Now, as fintech founders grow their businesses, they are heading back to business schools to find well-qualified staff. About a fifth of hires from the international MBA class at Madrid’s IE Business School last year were made by financial services companies. Fintechs made 5 per cent of those hires, up from none last year.

Eight of Nutmeg’s 78 staff are MBA graduates, including two product managers, its chief marketing officer, chief architect and head engineer.

MBA graduates are unlikely to join fintech companies in the expectation of high salaries. Many,particularly those who have worked in private equity, understand start-ups operate differently, Nutmeg’s Mr Hungerford says.

Biz2Credit to Expand Online Access for Small Business Financing in Puerto Rico (Crowdfund Insider), Rated: A

Biz2Credit announce on Thursday it has formed a partnership with Puerto Rico’s Oriental Bank to help develop a digital lending platform for the bank’s commercial clients. According to the Biz2Credit, Oriental Bank will be considered the first bank in Puerto Rico to engage commercial clients through a digital platform that supports applications for business credit cards, as well as lines of credit, term loans, real estate loans, equipment purchase, and SBA loans.

Inside Online gives off Good Vibes with “digital branded magazine” (Prolific North), Rated: A

Inside Online has launched an online magazine as part of a digital marketing campaign for an online lending company.

Good Vibes aims to build a greater owned audience for Elevate Credit brand, Sunny.

Good Vibes will include in-house editorial, an external newsroom and illustrated graphics.

Elevate Appoints Tony Leopold as General Manager, Rise (BusinessWire), Rated: B

Elevate Credit, Inc. (“Elevate”), a leading provider of innovative online credit solutions for nonprime consumers, today announced the appointment of Tony Leopold as the General Manager of its Rise product, effective immediately.

BMO Harris Bank Launches FinTech Partnership Program with 1871 (Yahoo! Finance), Rated: B

BMO Harris Bank today announced a partnership with 1871 – a leading technology and entrepreneurship ecosystem which is currently home to nearly 500 high-growth digital startups in the Merchandise Mart – that will provide a select group of FinTech startups the opportunity to participate in a three-month mentorship program.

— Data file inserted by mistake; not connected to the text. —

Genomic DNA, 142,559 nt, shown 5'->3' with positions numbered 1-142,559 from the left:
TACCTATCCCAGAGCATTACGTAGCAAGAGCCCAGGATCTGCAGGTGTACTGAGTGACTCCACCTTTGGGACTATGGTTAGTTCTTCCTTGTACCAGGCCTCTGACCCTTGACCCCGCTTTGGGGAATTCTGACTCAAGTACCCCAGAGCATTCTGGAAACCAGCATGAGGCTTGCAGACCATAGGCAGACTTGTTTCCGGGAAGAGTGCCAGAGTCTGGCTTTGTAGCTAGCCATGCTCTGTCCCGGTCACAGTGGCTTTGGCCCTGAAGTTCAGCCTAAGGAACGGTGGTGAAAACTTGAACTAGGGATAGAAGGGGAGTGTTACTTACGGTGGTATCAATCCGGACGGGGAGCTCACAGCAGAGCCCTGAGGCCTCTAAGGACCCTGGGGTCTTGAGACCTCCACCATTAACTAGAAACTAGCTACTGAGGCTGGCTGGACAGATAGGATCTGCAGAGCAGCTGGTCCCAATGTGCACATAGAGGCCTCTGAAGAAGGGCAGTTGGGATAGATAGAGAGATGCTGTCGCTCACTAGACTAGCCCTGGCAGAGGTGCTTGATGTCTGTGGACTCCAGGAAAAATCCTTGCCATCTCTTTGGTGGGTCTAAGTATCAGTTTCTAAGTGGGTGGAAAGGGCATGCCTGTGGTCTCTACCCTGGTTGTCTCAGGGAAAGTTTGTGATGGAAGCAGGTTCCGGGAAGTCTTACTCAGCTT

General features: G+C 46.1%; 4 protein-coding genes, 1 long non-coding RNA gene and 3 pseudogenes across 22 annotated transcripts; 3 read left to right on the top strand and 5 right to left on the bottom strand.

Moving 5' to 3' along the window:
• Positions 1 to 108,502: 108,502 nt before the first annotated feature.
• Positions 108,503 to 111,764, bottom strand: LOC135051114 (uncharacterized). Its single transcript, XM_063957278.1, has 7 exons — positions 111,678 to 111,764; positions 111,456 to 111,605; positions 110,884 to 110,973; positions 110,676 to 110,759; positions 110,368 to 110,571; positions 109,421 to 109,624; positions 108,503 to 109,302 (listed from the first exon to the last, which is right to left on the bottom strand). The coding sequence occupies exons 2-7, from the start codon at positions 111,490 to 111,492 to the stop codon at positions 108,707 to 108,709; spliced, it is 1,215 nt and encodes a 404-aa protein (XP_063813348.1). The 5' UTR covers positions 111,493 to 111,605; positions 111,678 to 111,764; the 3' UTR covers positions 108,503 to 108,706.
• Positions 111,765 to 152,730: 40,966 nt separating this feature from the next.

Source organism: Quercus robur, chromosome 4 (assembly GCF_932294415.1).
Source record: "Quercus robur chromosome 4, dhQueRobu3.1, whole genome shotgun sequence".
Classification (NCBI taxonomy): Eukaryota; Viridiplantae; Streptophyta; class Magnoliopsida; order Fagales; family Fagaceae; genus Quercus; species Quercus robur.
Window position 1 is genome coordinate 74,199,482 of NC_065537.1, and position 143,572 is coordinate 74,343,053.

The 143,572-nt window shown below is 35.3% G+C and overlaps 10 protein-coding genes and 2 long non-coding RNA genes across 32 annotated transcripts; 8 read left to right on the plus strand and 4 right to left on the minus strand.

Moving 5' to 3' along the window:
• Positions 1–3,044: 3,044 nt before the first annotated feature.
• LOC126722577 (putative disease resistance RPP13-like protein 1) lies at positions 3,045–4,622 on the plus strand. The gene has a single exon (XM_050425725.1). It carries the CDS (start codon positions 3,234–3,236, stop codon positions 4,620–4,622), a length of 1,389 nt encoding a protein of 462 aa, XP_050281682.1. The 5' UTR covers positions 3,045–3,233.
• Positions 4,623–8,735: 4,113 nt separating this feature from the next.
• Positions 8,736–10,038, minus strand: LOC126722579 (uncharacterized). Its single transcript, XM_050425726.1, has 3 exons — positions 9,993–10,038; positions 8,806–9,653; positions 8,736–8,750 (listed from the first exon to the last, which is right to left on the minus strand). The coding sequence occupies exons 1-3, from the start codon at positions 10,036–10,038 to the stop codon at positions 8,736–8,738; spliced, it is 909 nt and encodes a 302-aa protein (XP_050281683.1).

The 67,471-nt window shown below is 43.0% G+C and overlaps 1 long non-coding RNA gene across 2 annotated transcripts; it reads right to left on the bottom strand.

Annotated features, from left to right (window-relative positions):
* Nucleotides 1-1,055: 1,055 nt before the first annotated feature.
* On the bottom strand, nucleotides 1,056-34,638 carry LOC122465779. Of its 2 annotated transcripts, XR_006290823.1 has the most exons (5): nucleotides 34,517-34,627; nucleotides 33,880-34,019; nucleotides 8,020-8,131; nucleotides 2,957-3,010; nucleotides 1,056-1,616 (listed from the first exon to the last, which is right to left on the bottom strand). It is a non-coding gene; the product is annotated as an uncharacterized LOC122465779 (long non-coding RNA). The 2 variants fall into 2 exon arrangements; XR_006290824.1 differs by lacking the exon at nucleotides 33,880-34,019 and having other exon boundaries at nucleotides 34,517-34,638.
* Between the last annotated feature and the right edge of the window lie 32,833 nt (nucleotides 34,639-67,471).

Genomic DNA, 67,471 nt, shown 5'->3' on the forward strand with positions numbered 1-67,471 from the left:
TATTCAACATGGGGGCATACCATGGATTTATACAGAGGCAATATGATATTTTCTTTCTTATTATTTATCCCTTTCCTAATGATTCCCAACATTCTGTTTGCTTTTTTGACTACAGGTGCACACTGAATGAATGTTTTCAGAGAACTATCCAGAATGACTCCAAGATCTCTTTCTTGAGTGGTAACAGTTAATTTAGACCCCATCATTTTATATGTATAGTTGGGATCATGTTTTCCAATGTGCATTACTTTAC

United Kingdom

Assetz Capital hits £240m of lending in four years (P2P Finance News), Rated: AAA

ASSETZ Capital hit its fourth anniversary with £240m lent to date and a plan to double that figure over the next 12 months.

The peer-to-peer lending platform, which channels funds to small- and medium-sized enterprises (SMEs) and small property developers, confirmed on Friday that it has returned over £20m of interest to investors since inception, yielding rates ranging between 3.75 and 18 per cent to investors.

Thanks to a recent surge in borrower demand, it also launched a temporary rate hike offer on its 30-day account last week to 4.75 per cent for a 90-day window.

Octopus Choice close to £50m loan target ahead of first anniversary (P2P Finance News), Rated: AAA

OCTOPUS Choice is set to have raised £50m within its first year of operation.

The lender offers average returns of 4.2 per cent based on conservative loans-to-value of up to 70 per cent and currently has 20 loans open for investment.

It pre-funds the loans, which a spokesman said has been given the green light by the Financial Conduct Authority (FCA) – despite several other P2P lenders having to stop the practice in order to gain approval from the City watchdog.

The platform’s loan book shows it has funded loans of as little as £95,000 to more than £5m, secured on properties valued between £175,000 and £8m.

What Brexit Means for London’s First FinTech Unicorn TransferWise (Coin Telegraph), Rated: A

According to a report published by GP Bullhound, TransferWise is one of Europe’s fastest growing unicorns. Also, according to the same report, the UK has the largest number of fastest growing unicorns, which are fast-growth, profitable businesses at 18 with a cumulative value of $39.6 bln.

Despite the clouds of Brexit looming, British tech deals hit a high in 2016 according to GP Bullhound. Whether the growth in the tech sector can be maintained post-Brexit is an interesting question.